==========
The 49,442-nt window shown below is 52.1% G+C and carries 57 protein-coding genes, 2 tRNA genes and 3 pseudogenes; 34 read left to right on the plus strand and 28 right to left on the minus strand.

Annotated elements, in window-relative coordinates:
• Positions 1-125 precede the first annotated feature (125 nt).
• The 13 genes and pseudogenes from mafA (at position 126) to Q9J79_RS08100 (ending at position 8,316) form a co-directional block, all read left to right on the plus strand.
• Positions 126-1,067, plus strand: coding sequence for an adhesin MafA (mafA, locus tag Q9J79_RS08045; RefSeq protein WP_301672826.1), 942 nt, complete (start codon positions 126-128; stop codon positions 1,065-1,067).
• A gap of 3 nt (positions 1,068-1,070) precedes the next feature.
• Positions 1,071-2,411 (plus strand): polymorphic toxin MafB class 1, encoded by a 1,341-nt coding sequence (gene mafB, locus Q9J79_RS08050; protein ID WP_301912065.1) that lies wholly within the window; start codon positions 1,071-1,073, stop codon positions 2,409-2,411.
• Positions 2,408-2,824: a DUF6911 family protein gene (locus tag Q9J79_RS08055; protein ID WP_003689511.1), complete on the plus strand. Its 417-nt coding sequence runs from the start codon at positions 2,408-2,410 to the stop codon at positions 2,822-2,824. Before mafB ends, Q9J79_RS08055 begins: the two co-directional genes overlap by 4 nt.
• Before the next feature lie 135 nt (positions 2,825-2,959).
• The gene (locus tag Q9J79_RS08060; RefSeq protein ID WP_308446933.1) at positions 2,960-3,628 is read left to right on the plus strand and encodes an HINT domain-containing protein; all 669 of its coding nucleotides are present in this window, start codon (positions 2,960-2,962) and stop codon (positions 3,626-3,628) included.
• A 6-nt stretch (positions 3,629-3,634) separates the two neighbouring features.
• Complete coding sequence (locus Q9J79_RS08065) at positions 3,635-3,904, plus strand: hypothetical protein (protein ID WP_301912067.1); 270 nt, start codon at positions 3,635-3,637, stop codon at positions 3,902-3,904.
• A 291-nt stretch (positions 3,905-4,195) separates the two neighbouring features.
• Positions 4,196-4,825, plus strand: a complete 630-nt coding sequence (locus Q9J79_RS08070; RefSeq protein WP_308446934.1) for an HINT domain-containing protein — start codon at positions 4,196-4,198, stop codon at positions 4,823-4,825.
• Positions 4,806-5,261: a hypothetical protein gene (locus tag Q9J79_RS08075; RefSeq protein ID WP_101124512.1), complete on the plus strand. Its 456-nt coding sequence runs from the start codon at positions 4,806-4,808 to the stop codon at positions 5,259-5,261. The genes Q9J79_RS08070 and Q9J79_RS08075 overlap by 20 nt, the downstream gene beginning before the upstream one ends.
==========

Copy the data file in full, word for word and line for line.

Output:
The 49,442-nt window shown below is 52.1% G+C and carries 57 protein-coding genes, 2 tRNA genes and 3 pseudogenes; 34 read left to right on the plus strand and 28 right to left on the minus strand.

Annotated elements, in window-relative coordinates:
• Positions 1-125 precede the first annotated feature (125 nt).
• The 13 genes and pseudogenes from mafA (at position 126) to Q9J79_RS08100 (ending at position 8,316) form a co-directional block, all read left to right on the plus strand.
• Positions 126-1,067, plus strand: coding sequence for an adhesin MafA (mafA, locus tag Q9J79_RS08045; RefSeq protein WP_301672826.1), 942 nt, complete (start codon positions 126-128; stop codon positions 1,065-1,067).
• A gap of 3 nt (positions 1,068-1,070) precedes the next feature.
• Positions 1,071-2,411 (plus strand): polymorphic toxin MafB class 1, encoded by a 1,341-nt coding sequence (gene mafB, locus Q9J79_RS08050; protein ID WP_301912065.1) that lies wholly within the window; start codon positions 1,071-1,073, stop codon positions 2,409-2,411.
• Positions 2,408-2,824: a DUF6911 family protein gene (locus tag Q9J79_RS08055; protein ID WP_003689511.1), complete on the plus strand. Its 417-nt coding sequence runs from the start codon at positions 2,408-2,410 to the stop codon at positions 2,822-2,824. Before mafB ends, Q9J79_RS08055 begins: the two co-directional genes overlap by 4 nt.
• Before the next feature lie 135 nt (positions 2,825-2,959).
• The gene (locus tag Q9J79_RS08060; RefSeq protein ID WP_308446933.1) at positions 2,960-3,628 is read left to right on the plus strand and encodes an HINT domain-containing protein; all 669 of its coding nucleotides are present in this window, start codon (positions 2,960-2,962) and stop codon (positions 3,626-3,628) included.
• A 6-nt stretch (positions 3,629-3,634) separates the two neighbouring features.
• Complete coding sequence (locus Q9J79_RS08065) at positions 3,635-3,904, plus strand: hypothetical protein (protein ID WP_301912067.1); 270 nt, start codon at positions 3,635-3,637, stop codon at positions 3,902-3,904.
• A 291-nt stretch (positions 3,905-4,195) separates the two neighbouring features.
• Positions 4,196-4,825, plus strand: a complete 630-nt coding sequence (locus Q9J79_RS08070; RefSeq protein WP_308446934.1) for an HINT domain-containing protein — start codon at positions 4,196-4,198, stop codon at positions 4,823-4,825.
• Positions 4,806-5,261: a hypothetical protein gene (locus tag Q9J79_RS08075; RefSeq protein ID WP_101124512.1), complete on the plus strand. Its 456-nt coding sequence runs from the start codon at positions 4,806-4,808 to the stop codon at positions 5,259-5,261. The genes Q9J79_RS08070 and Q9J79_RS08075 overlap by 20 nt, the downstream gene beginning before the upstream one ends.